Maybe Puig's extreme talent and potential would have stood out more, in which case there would have been a multitude of teams in on the secret. More teams could have found themselves coveting Puig.
It could have happened with him. It's a good bet something of the sort will be happening with other players.
And considering how talented Cuban ballplayers—i.e. Aroldis Chapman, Yoenis Cespedes, Puig and, most recently, Alex Guerrero and Jose Abreu—are already being signed for millions and millions of dollars, the notion of them being more widely coveted makes it easier to imagine even bigger dollar signs.
Of course, there's the matter of how clubs coveting Cuban ballplayers actually translates to them sliding contracts across the table and subsequently welcoming them aboard. How is Cuba's new policy going to make it easier for Cuban players to play in a league that's still basically off-limits?
Well, it's been extraordinarily difficult for Cuban ballplayers to defect in the past. But now that they're free to go play in Mexico or wherever else for a good portion of the year, the very act of defecting is conceivably going to be a lot easier.
Yes, Cuban players plying their trade in foreign leagues will be making decent salaries. But they won't be making major league salaries. Nor will they be putting their talent up against the best competition. The appeal of these things is bound to still be strong enough to lure players into defecting.
“If I were a Cuban player and I had the option of earning a good salary overseas and then coming back and playing here, that’s what I would do,” said Sigfredo Barros, a Cuban baseball writer, to The New York Times. However, he then he acknowledged: "But others may think differently."
Even if the defections do ramp up, understand that we're not talking about an outright flood of Cuban ballplayers coming to the major leagues. But there could certainly be a steadier stream of Cuban talent than there is now, and even that could have an impact.
After all, the writing is now on the wall in big, bold letters that Cuban talent is legit talent.
Consider the Cuban defectors who have made it to the major leagues just within the last four years (via Wikipedia):
|Cuban Defectors to Debut Since 2010|
Chapman and Jose Fernandez are highlighted because they've both been All-Stars. The former is one of the most electric closers in the league, and the latter is a finalist for the National League Cy Young and Rookie of the Year for 2013.
Puig, of course, is also a finalist for the NL Rookie of the Year. Jose Iglesias is a finalist for AL Rookie of the Year. Cespedes finished second in the AL Rookie of the Year voting in 2012, and won the Home Run Derby this year.
Elsewhere, Leonys Martin compiled a higher UZR and more Defensive Runs Saved than Jacoby Ellsbury in 2013, according to FanGraphs. Dayan Viciedo struggled in 2013, but he did hit 25 home runs in 2012. Adeiny Hechaverria started 148 games for the Miami Marlins this year.
So out of the 13 players listed above, seven are either stars or solid players with everyday roles in MLB. Not a bad success rate for a four-year sample.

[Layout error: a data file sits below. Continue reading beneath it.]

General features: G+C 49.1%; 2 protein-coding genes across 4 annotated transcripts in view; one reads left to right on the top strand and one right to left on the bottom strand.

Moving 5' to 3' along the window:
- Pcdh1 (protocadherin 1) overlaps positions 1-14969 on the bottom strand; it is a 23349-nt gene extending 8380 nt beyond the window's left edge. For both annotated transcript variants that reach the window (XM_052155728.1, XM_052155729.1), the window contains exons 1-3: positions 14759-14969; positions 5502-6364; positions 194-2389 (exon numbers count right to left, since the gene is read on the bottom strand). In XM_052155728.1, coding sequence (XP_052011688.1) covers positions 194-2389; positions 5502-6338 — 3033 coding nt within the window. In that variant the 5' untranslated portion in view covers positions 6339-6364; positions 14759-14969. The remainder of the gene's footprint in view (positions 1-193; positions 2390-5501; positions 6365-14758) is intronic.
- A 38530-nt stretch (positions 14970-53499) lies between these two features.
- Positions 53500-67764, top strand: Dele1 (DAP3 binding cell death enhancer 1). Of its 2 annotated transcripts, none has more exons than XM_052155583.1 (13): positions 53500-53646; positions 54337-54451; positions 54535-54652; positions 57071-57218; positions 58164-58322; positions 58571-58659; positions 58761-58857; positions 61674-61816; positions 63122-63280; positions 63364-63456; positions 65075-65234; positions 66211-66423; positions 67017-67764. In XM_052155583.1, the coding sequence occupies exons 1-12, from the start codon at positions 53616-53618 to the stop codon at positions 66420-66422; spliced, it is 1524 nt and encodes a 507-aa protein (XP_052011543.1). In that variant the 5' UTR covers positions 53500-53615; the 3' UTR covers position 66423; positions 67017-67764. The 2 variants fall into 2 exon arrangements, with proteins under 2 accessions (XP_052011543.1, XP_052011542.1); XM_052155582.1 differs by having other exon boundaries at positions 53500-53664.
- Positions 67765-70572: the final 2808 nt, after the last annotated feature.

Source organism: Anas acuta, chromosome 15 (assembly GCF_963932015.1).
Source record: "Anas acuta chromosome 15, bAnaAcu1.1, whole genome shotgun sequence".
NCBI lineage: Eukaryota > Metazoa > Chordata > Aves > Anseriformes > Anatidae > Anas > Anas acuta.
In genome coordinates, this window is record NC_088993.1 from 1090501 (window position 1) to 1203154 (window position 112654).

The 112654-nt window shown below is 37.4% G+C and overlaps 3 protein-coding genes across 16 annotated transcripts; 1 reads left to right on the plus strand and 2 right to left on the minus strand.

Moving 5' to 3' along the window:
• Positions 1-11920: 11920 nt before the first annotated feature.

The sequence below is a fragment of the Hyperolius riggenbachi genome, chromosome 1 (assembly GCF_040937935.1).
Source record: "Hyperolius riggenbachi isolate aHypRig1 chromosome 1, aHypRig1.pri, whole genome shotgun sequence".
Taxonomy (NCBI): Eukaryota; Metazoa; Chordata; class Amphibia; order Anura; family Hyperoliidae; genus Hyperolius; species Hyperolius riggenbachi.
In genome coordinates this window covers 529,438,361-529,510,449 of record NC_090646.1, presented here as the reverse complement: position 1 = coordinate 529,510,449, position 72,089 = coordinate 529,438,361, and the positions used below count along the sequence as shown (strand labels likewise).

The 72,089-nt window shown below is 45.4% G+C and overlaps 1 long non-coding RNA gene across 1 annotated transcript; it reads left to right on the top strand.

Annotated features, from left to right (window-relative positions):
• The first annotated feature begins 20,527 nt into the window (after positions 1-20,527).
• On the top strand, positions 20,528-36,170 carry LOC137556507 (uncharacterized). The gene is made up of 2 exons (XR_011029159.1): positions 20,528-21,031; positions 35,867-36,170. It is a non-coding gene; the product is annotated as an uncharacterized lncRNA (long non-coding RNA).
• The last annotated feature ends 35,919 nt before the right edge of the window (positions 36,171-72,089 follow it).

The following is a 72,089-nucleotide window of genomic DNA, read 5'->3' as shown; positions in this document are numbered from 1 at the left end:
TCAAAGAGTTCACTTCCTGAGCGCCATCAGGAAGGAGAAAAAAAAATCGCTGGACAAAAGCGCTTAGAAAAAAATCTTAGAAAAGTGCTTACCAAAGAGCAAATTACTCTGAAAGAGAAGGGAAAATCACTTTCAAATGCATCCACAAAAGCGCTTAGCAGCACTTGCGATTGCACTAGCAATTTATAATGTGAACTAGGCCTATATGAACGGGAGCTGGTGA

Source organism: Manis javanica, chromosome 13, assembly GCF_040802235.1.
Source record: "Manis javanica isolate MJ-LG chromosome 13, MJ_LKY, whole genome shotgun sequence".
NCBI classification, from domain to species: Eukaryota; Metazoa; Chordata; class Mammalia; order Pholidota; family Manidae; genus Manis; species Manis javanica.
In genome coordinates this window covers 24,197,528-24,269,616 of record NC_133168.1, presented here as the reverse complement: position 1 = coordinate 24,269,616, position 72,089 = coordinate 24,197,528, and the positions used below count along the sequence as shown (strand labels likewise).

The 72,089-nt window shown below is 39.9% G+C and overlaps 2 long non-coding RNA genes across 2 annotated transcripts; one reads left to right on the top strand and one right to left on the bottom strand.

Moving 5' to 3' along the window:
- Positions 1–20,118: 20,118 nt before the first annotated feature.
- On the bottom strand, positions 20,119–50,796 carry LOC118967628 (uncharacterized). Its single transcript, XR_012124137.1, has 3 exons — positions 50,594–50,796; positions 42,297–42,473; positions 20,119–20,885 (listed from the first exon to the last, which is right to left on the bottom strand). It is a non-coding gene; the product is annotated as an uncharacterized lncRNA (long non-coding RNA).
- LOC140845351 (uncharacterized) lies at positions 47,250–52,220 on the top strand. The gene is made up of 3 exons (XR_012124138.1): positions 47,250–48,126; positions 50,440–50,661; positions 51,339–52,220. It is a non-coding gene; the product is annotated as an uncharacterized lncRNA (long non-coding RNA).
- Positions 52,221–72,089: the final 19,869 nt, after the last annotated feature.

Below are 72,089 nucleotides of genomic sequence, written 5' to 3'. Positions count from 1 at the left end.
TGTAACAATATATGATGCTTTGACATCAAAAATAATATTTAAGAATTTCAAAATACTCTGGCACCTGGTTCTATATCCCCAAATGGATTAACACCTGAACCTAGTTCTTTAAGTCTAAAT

Worth mentioning are Yunel Escobar and Alexei Ramirez, who are both above-average shortstops, and Kendrys Morales, a power-hitting first baseman/designated hitter who should do well in free agency this winter. All three have debuted since 2006.
Which, for the record, is something of an important year in the history of Cuban defectors and MLB. A total of 45 Cuban defectors have made it to the major leagues. Of those, 23 made it between 1960 and 2005. The other 22 have all come since 2006.
Meanwhile, the league is awaiting the arrival of more marquee Cuban talent. Alex Guerrero and Jose Abreu are good bets to slide right into major league roles, a la Cespedes in 2012. Jorge Soler, a mere 21-year-old, is a top prospect who will soon be a fixture in the outfield of the Chicago Cubs.
It's not entirely accidental that so many Cuban players are gravitating towards the big leagues. The New York Times pointed out in August that there are good reasons for it beyond just the money:
Other factors have led to the increase in defections, including continued economic hardship in Cuba and relaxed travel regulations. The visibility of the success of the Cubans in the major leagues has been helped by improved Internet access across Cuba. Cuban players know they can thrive in the majors.
If there is a fluke at play here, maybe it's in the sudden abundance of MLB-caliber ballplayers popping up in Cuba. Maybe this is just one of those things; random flare-up of natural baseball talent in the Cuban gene pool that won't last.
Then there's the alternative, though, which is that this is no fluke at all. Maybe Cuba is just the next modest Caribbean island with a knack for producing star ballplayers, a la the Dominican Republic.
If it is, then what's been going on in recent years is merely Major League Baseball scraping the tip of the proverbial iceberg. If Cuba's decision to allow its players to play in foreign leagues impacts scouting like it should and makes it easier for players to defect like it could, then MLB may be about to see the rest of the iceberg come to the surface.
Maybe there will be a pipeline from Cuba straight to Major League Baseball with no strings attached one day. But by the time that day comes, MLB may already be teeming with Cuban talent.